- Dinner: Give jarred pasta sauce a protein boost by mixing in some ricotta, and serve over whole grain pasta, spaghetti squash, or zucchini noodles. Of course, you can always make these delicious stuffed mushrooms or veggie lasagna instead!
- Snack: Instead of avocado toast, dollop 2–3 tablespoons of ricotta on thin slices of toasted baguette, and top with sliced pears, peaches, or nectarines.
How to Make Your Own Ricotta Cheese at Home
All you need to make your own homemade ricotta is milk, a little bit of vinegar or lemon juice, salt, cheesecloth, an instant-read thermometer, and about 20 minutes.
Whole milk will give you the creamiest ricotta, but a 2:1 mix of whole and low-fat milk can be used for a part-skim ricotta. Also, avoid ultra-high-temperature (UHT) pasteurized milk since the proteins and sugars are more broken down and won’t coagulate as well as regular or low-temperature pasteurized milks.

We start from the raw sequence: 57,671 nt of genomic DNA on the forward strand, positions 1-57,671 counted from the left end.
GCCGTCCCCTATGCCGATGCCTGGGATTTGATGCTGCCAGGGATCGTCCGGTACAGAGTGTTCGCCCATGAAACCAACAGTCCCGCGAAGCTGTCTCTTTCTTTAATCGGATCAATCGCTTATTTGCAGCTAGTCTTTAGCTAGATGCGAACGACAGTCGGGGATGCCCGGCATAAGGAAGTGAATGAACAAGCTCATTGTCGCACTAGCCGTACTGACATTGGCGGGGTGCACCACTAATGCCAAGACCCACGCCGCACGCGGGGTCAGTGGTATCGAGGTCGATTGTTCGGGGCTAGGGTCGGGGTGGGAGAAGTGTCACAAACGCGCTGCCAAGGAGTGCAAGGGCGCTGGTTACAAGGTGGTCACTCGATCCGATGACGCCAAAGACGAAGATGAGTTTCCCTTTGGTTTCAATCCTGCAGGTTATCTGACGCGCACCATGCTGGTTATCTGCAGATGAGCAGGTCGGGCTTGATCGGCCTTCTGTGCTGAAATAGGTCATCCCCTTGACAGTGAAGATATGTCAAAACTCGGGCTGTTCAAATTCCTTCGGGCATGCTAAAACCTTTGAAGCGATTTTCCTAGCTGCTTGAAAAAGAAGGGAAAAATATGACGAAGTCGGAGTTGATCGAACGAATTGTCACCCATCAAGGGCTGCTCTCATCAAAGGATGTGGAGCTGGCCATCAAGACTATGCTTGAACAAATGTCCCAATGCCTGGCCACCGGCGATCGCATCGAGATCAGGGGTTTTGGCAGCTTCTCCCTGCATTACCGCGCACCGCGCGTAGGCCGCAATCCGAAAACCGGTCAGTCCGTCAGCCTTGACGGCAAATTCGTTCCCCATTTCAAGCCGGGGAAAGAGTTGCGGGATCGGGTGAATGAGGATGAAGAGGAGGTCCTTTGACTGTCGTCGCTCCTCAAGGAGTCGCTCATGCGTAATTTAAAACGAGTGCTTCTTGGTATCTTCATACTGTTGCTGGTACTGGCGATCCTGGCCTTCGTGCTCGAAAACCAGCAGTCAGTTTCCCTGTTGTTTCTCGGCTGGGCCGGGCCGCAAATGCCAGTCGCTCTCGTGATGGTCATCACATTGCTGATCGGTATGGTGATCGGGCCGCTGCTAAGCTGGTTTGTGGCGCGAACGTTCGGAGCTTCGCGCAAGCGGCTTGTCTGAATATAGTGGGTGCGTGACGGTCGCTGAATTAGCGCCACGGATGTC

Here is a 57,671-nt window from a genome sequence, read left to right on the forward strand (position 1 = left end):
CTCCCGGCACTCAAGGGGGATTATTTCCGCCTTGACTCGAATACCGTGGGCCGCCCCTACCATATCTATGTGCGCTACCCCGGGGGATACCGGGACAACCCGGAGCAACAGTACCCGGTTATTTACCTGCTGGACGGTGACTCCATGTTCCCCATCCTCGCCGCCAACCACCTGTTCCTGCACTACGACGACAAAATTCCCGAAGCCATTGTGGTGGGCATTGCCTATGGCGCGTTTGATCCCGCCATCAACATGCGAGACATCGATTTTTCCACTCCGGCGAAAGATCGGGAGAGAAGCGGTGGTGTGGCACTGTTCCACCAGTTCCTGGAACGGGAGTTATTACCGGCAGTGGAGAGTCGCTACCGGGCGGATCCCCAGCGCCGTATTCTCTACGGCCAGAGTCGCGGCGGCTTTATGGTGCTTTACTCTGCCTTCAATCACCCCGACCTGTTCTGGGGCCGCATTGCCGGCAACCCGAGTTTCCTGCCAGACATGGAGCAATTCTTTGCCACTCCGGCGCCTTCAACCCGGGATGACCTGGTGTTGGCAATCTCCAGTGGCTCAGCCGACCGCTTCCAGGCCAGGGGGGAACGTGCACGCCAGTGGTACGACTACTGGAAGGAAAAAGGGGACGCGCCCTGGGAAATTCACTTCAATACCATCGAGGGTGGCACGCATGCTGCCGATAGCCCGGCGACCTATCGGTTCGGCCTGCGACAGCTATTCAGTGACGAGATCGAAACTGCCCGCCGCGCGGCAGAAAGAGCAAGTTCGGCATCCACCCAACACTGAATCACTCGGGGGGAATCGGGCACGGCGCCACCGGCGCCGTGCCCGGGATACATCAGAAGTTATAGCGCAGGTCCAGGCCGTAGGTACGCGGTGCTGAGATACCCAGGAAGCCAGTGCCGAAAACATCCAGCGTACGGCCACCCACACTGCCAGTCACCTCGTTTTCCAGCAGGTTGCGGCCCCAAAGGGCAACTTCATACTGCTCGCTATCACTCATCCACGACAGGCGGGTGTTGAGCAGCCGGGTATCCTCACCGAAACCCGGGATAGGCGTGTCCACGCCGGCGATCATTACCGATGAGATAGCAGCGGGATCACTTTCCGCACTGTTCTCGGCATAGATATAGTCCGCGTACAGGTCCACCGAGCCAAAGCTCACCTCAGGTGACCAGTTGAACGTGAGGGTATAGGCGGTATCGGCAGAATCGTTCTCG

- 6 cups milk
- ¾ teaspoon sea salt
- 5 –6 tablespoons distilled white vinegar or lemon juice (start with 5 tablespoons if your milk is not super fresh)
- Line a colander with four layers of cheesecloth. Combine milk, salt, and vinegar in a saucepan over medium-low heat, and stir constantly with a silicone spatula until mixture reaches 165°F. Remove the saucepan from the heat and set aside until solid white curds form on the surface, about 2 minutes.
- Using a slotted spoon or fine-mesh skimmer, transfer the curds to the prepared colander. Cover the top with plastic wrap and allow draining for 5–10 minutes for soft, spreadable ricotta, or up to 15–20 minutes for firmer curds (pictured below).
How to select
- Ricotta cheese should not be too crumbly or dry but instead be soft and fresh.